The history books abound with enough information for a credible academic treatise to be written on the subject; I do not intend to undertake that exercise myself and I doubt that any competent scholar will be looking to me to provide them with the sources for such an enterprise here. What I propose to do is set out my own interpretation of the salient points concerning the issue, based on my analysis of the data that I deemed credible. Hopefully, this will trigger a reasoned conversation, devoid of histrionics or hyperbole to our mutual edification.
Any attempt to disparage the contribution made by J B Danquah to Ghana’s independence movement would be counter-productive, the simple reason being, an abundance of objective evidence that his exertions to that effort were substantial both in scope and depth. The problem only arises when his acolytes insist that his efforts were exceptional, because they were not. Now, it may be that, if Danquah had had the opportunity to lead the country as he clearly wanted to, he might have led us into prosperity, peace and harmony. We will never know this however, because he failed to jump the first hurdle for any true democrat, in pursuit of legitimate political power – that of persuading his people that he had a vision of a future that reflected their aspirations.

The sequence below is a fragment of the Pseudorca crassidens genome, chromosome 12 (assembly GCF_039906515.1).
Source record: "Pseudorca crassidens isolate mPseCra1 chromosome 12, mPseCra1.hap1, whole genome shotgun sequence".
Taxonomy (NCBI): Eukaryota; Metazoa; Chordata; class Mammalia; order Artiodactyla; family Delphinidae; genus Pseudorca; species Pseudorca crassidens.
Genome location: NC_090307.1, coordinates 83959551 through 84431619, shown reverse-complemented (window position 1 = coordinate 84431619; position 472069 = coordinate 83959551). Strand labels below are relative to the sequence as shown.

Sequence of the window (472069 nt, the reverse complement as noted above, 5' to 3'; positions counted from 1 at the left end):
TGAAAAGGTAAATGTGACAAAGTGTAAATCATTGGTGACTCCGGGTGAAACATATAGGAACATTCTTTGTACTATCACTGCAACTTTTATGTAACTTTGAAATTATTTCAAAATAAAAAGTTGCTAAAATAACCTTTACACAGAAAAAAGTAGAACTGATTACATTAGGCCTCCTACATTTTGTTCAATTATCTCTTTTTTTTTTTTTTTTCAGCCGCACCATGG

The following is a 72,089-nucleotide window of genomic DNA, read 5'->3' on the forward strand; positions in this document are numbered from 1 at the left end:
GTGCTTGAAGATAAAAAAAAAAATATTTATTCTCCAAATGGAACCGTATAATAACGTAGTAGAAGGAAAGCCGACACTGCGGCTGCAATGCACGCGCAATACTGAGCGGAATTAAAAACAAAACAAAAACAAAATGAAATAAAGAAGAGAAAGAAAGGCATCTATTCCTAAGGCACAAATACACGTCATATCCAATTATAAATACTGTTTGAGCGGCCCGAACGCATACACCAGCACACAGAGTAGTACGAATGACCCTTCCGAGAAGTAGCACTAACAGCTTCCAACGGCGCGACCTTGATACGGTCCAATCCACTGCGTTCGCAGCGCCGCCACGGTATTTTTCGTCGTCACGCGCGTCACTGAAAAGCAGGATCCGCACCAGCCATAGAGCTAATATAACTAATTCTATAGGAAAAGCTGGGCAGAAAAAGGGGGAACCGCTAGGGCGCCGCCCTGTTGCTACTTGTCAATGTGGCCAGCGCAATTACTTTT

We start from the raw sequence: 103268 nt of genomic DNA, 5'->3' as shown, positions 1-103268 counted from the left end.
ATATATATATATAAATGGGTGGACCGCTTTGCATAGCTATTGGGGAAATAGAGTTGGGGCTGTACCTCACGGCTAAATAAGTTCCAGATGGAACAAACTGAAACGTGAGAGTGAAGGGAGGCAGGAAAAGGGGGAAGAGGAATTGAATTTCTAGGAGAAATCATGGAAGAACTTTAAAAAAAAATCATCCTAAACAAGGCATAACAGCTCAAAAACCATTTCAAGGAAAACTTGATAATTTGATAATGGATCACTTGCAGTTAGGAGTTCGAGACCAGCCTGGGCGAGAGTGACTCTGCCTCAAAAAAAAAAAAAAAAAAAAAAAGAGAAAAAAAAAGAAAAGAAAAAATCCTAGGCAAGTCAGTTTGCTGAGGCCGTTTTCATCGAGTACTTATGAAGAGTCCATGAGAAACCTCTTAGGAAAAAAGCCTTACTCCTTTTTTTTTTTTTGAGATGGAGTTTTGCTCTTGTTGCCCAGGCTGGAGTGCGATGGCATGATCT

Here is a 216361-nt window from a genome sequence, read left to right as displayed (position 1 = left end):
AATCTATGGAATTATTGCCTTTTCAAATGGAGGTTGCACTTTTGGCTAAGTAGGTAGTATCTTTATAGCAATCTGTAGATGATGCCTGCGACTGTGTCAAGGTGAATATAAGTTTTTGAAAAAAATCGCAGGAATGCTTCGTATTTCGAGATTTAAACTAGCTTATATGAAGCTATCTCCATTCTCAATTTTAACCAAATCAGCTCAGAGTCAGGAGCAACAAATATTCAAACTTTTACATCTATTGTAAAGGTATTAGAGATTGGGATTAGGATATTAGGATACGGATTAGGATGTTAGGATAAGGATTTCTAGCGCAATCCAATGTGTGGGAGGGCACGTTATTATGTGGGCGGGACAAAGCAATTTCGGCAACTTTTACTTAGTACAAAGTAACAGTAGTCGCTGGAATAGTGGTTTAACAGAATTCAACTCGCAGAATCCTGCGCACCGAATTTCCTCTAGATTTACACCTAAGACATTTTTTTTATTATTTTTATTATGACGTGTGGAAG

Both in the general elections of 1954 and 1956, his vision of the future for Ghana and its people were thoroughly rejected at the ballot box, the people exercising their preference for the vision proffered by Nkrumah instead. In any credible analysis of the Nkrumah/Danquah question this should be the starting point for any reckoning of right or wrong on either side. This failure by the Danquah/Busia camp, to obtain the mandate to govern was even more remarkable because, both elections were held under the auspices of the British colonial government, who had a clear preference for the UP, as its leadership comprised many with “royal” pretensions, merchants, “intellectuals” and petit bourgeoisie, most of whom had bought into the British system of government by patronage, legalised coercion and subterfuge. Short of physically putting Danquah into power, the British did everything they could to assist Danquah and his cohorts in their quest to succeed them. This included arresting and locking up members of the CPP leadership, including Nkrumah himself, in the process.